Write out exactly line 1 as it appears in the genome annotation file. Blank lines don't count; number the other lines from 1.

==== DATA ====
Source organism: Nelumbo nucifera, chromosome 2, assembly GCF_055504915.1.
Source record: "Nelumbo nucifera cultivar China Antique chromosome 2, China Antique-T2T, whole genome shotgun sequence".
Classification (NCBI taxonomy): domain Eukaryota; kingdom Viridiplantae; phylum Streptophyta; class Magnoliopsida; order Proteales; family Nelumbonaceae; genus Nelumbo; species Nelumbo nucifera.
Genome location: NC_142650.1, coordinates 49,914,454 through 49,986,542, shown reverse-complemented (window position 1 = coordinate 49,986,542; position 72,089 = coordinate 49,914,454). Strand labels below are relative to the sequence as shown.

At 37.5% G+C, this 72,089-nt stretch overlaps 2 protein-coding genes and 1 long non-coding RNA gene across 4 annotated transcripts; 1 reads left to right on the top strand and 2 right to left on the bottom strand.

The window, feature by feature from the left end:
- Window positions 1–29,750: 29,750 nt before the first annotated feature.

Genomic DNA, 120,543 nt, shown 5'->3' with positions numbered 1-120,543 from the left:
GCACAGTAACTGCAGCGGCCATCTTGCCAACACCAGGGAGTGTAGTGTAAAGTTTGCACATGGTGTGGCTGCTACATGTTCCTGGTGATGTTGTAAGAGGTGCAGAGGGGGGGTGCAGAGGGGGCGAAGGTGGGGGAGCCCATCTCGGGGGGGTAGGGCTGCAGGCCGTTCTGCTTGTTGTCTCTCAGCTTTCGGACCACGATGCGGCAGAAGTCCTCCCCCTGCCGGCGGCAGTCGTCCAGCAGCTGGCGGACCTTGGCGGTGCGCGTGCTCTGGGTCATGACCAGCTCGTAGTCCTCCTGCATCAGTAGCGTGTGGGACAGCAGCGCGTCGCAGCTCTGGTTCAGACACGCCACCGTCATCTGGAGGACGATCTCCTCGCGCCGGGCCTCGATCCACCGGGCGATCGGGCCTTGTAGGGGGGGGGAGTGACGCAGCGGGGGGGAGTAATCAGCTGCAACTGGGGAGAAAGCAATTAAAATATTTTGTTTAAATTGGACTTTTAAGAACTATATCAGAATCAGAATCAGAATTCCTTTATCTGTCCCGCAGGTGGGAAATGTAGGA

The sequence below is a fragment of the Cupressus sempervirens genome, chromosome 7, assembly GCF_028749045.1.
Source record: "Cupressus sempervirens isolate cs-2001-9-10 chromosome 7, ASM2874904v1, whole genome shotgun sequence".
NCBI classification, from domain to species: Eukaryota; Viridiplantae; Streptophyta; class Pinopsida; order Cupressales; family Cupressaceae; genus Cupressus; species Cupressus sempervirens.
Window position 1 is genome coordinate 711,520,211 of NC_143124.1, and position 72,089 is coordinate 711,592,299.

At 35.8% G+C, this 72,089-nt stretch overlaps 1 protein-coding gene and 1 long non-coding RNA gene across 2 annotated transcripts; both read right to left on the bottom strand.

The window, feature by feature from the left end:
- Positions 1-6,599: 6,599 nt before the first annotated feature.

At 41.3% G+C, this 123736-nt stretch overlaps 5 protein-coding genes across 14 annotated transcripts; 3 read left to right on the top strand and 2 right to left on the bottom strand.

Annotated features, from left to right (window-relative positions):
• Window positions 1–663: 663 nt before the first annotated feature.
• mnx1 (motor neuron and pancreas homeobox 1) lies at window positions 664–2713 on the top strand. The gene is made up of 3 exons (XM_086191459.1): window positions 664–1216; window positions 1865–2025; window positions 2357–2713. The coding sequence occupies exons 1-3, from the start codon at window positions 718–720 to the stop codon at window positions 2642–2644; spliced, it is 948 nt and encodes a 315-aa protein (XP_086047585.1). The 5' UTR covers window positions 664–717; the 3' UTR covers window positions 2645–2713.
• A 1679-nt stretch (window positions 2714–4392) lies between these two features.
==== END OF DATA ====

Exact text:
Source organism: Nelumbo nucifera, chromosome 2, assembly GCF_055504915.1.